This also makes it clear that successful self-organized togetherness needs time. Jonas Hehl (2017) identifies four phases: the pseudophase: here, community building is usually faked – by kindness, by avoiding dissent. However, it never works and is replaced by the phase of chaos in which the group often destroys itself. Differences and dissonances become open here. Through emptiness with a willingness to take risks into the unknown makes possible (Hehl 2017: 30ff).

In a successful togetherness, in a resonant relationship, different levels work together according to Hehl: 1) the “I” in self-love and independence; 2) the “Other” – as a living counterpart, mirror, friend and companion ti the „I“; 3) the common “We”, which arises through a common feeling and exchange and temporarily dissolves the isolation of the subject as a transsubjective emergence phenomenon. The question here is whether we as the ego are mature enough to become a we. “There is an inviting, benevolent, appreciative, respectful, interested, attentive, relaxed and peaceful group atmosphere in the ideal space of experience. It is an unconditional being and togetherness. Everything can be seen here. It may be experienced in you, in me and in us. From this reciprocal resonance amplification, a transcendent emergence phenomenon can arise, which lets the self and the group experience, as a new unity, a more, a we. This does not dissolve the „I“/Subject, but expands it” (Hehl 2017: 50). Here we learn how we become from the I to the we. 4) The fourth level is a more mystical-spiritual level that can be described as the totality of all being.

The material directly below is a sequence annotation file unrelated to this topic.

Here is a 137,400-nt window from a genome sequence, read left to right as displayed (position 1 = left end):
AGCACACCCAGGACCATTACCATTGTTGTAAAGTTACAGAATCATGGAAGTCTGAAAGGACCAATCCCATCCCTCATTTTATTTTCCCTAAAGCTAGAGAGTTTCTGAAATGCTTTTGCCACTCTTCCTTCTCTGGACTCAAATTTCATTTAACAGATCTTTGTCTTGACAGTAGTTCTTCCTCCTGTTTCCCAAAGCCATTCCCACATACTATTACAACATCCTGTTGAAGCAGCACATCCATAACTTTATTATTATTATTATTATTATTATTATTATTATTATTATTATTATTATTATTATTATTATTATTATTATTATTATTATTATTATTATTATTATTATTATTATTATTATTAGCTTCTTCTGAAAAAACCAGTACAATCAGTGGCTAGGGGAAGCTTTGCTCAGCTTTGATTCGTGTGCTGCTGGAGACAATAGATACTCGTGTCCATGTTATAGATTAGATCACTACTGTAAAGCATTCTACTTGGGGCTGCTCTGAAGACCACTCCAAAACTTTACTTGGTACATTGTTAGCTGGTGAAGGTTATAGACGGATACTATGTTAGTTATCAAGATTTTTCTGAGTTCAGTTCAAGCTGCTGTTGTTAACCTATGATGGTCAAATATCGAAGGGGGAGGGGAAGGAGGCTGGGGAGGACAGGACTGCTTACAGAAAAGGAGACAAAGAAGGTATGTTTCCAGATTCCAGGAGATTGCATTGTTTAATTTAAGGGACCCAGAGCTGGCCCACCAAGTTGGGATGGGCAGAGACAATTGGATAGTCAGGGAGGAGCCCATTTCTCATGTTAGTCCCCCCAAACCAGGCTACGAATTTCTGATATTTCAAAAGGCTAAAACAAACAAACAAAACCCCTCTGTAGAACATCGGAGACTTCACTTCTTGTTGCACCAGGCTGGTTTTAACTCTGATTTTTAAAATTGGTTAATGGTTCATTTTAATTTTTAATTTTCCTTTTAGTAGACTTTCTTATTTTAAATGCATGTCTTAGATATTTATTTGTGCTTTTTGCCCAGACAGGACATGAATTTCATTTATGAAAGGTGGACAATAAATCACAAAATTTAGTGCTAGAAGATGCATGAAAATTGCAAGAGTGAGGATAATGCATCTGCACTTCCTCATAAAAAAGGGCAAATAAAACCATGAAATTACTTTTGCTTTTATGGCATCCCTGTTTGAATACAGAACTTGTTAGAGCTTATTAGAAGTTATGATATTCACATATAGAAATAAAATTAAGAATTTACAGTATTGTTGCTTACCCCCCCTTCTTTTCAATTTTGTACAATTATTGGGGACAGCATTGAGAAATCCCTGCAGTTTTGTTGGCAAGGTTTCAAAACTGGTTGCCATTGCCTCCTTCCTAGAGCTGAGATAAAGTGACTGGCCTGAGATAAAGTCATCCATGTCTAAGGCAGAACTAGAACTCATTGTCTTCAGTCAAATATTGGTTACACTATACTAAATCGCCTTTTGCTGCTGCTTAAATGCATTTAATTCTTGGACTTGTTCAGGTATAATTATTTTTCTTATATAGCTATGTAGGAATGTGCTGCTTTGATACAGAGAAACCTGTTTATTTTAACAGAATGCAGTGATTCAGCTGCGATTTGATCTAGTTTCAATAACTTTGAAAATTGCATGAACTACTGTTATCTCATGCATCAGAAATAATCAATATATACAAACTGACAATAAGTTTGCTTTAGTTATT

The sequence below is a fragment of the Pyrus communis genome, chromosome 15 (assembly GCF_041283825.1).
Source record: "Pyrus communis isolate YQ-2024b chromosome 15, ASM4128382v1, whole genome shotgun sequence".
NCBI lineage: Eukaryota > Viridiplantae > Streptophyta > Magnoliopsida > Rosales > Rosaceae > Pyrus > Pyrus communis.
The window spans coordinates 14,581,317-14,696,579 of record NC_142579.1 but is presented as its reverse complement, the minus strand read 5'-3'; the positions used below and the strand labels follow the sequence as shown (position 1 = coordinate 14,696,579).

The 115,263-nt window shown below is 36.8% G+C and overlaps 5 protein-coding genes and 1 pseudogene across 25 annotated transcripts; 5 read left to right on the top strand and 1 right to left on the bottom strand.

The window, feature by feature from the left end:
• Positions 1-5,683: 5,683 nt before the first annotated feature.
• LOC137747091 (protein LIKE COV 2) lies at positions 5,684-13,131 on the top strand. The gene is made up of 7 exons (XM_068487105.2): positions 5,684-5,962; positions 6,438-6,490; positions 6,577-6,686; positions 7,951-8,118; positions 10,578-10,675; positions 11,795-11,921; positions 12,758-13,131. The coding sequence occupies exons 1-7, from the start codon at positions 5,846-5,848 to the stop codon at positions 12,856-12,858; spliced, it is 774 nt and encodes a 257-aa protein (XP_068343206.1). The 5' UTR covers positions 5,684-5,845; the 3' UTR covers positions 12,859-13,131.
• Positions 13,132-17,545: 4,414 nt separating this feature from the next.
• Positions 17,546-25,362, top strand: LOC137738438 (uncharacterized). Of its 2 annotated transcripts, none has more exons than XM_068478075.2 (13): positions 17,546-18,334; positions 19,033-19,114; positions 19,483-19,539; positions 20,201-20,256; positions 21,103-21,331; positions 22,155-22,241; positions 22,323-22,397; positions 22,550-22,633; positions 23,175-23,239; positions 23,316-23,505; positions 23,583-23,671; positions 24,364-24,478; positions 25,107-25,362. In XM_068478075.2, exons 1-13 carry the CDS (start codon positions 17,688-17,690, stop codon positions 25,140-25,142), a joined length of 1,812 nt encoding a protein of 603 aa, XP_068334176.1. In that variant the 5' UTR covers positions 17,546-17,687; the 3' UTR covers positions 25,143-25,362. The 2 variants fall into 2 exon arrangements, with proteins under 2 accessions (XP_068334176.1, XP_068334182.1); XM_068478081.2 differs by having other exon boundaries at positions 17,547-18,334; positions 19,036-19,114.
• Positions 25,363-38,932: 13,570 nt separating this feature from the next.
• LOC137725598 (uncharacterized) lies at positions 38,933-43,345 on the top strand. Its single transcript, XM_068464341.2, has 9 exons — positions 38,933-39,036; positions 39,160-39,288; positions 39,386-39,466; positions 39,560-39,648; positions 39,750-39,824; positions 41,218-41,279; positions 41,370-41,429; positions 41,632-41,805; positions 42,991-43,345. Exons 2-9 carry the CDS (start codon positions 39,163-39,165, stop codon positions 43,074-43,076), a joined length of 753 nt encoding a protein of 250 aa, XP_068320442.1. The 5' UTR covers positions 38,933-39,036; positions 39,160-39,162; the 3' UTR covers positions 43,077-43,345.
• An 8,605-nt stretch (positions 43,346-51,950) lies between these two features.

Further Information

If you want to learn more about this topic, we recommend Jonas Hehl’s bachelor thesis: “Als Wir fühlen – eine Grounded Theory des selbstorganisierten Zusammensein in gemeinschaftsbildenden Erfahrungsräume“. Bayreuth 2017. It is in German.

Rosa, Hartmut: Resonanz. Eine Soziologie der Weltbeziehung. Suhrkamp: Berlin 2016.

Rosa, Hartmut; Gertenbach, Lars; Laux, Henning & Streck, David: Theorien der Gemeinschaft zur Einführung. Junis: Hamburg 2010.